That’s where his second-most used pitch comes into play. The change-up is an all too underused pitch these days. In a world of velocity and biting sliders, the old change of pace can make so many hitters look like fools. And at least in relation to his offerings in 2016, Anderson’s was savage. He had a 23.8 percent swinging strike rate on the change along with a 51.1 percent swing rate on them outside of the zone. That swinging strike rate is as high as Johan Santana ever had on his change-up, if that helps, and both that chase rate and whiff rate are higher than anything Zack Grienke ever posted with the pitch. And both these guys are noted for their excellent off-speed work.
Not that it’s a sure thing. The quality of the change is predicated on the fastball, both good and bad. A well-located fastball with movement can make the change-up that much more lethal. Anderson had neither of these things going for him. As good as he was at getting soft contact and whiffs on the change, Anderson got hammered on the fastball. Opposing hitters had a 210 wRC+ against his four-seam, a 16.4 percent home run to fly ball rate, and a 32.2 percent liner rate. It could be that hitters were just sitting fastball all the time, and got fooled by the change sometimes. Whatever it is, he’s got to locate it a bit better than this:
That’s simply too much up in the zone for a merely above average velo fastball. That said, he releases it with an over the topish delivery giving it good vertical depth, which can at the least help add some natural break. If he can firm up his release point, control will follow.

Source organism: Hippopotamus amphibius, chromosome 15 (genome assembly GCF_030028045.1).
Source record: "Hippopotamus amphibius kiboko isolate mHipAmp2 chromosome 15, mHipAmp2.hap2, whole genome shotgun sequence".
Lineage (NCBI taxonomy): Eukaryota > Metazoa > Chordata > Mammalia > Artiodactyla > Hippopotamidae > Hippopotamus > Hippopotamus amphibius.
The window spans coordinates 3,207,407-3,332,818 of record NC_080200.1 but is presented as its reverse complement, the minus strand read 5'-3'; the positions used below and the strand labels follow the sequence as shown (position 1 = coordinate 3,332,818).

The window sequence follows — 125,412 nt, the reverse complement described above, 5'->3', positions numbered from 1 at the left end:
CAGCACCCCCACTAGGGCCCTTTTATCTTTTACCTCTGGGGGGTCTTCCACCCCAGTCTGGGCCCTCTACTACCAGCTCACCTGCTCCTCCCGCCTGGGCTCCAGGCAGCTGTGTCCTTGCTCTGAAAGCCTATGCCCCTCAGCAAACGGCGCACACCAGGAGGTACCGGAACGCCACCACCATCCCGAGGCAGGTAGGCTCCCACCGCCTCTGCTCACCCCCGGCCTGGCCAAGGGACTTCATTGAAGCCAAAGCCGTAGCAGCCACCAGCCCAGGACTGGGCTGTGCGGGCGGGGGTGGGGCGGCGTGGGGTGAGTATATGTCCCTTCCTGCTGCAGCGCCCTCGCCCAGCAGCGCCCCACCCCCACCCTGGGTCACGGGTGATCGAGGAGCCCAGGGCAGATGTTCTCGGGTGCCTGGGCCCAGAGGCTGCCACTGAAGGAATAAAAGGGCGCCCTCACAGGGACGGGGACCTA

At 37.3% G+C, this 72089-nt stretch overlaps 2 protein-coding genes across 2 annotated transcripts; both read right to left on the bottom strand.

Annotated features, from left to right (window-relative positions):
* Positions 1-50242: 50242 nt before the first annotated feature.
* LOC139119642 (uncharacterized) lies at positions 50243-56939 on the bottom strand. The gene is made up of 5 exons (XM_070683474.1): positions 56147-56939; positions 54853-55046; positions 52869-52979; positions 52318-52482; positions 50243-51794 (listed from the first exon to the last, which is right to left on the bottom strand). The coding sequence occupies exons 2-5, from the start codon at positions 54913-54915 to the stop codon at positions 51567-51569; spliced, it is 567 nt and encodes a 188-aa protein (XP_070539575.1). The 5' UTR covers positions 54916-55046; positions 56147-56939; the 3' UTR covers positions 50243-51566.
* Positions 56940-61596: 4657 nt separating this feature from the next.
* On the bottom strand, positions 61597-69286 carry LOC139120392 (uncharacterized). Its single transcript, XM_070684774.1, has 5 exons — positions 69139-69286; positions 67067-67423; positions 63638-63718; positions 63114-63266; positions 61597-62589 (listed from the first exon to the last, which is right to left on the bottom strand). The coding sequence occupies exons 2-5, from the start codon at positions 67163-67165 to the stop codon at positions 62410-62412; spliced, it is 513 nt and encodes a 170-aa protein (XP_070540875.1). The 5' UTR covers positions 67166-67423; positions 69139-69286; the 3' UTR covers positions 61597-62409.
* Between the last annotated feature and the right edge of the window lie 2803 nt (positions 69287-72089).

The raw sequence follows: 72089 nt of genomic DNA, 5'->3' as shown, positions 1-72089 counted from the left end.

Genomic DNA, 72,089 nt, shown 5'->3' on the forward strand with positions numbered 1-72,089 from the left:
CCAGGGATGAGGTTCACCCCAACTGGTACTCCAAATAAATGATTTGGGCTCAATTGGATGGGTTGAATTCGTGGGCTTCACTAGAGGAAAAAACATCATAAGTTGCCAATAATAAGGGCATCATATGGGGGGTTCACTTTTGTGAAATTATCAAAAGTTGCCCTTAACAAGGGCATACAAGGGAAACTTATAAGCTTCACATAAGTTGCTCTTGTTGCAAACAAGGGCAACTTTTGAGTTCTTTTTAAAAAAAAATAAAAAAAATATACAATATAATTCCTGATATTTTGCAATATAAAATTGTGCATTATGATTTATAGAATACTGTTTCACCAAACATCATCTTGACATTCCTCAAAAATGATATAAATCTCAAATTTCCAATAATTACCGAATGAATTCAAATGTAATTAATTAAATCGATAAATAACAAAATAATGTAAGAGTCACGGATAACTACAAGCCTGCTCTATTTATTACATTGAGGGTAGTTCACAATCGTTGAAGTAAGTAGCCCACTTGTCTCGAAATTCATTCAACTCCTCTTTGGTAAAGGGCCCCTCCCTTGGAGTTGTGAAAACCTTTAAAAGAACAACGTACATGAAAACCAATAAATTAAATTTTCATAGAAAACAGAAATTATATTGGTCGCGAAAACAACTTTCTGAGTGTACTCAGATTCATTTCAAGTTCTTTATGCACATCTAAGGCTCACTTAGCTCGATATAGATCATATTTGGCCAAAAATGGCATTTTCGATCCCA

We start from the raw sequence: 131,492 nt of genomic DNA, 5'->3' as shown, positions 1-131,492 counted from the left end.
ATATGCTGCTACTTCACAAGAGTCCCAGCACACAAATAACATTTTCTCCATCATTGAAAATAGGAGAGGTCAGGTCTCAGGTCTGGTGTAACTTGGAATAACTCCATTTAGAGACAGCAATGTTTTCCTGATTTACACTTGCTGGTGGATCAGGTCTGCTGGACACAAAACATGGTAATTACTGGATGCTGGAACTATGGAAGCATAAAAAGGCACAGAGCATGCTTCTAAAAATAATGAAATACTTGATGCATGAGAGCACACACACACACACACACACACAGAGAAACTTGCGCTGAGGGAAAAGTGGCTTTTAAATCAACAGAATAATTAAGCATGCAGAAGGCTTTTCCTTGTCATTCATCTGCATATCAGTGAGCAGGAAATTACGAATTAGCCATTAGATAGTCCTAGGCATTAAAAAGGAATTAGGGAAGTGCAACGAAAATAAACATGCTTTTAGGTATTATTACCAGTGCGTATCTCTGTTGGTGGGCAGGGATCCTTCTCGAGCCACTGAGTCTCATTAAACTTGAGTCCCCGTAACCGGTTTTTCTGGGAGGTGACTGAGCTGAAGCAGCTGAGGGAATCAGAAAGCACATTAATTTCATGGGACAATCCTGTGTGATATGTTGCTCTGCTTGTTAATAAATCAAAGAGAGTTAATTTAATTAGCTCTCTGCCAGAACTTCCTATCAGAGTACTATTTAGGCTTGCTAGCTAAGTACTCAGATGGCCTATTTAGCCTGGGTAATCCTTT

The other thing is, it’s hard to lean that hard on a change-up. By the end of 2016 Anderson was throwing it nearly as much as his fastball and for what it’s worth did have his lowest ERA month of the season. It was 4.35 over 10.1 innings, but it’s something, sort of. Jason Vargas threw the most among starters in 2017 at 32.7 percent of total pitches, with Marco Estrada behind him at 31.9 percent. Both are good pitchers, Estrada more so than Vargas. But they’re outliers in its usage and have excellent change-ups. By the time you get to the starter that threw it the fifth most you’re looking at Kyle Fulmer at 18.9 percent. That said, Bauer threw his curve 29.9 percent of the time, Kluber 27.4, so maybe that’s a number to shoot for with Anderson.
He’s still going to have to throw a bunch of fastballs, but one would hope that some improvements can and have been made. Either that or he’s going to have to make a leap mentally, and really become a pitcher of the type Estrada is, using guile along with his good off-speed pitches to keep hitters off-balance. Not that he can’t, but that’s the type of leap you expect in a pitcher’s early 30’s, and Estrada is simply there because he rarely breaks 90. Plus, it has to be a really good change-up to lean on it the way you’d like. But in the high 20’s, something like that is doable out of the gate, especially if he can develop a nice alternate fastball, a sinker or that cutter he’s dallied with in the past.
It’s been a year without pitching for Anderson. Who knows what’s changed. We’ve come to expect that pitchers come back from UCL surgery as good as new, even if it’s not always the case. It’s going to take a bit for him to round back into form, and there’s not much space on the big league rotation. Some time in May or June though, he’s likely to debut in Columbus and it will be appointment viewing. The bones are there for him to be a very good pitcher. He and the Indians just has to find the key to unlock it.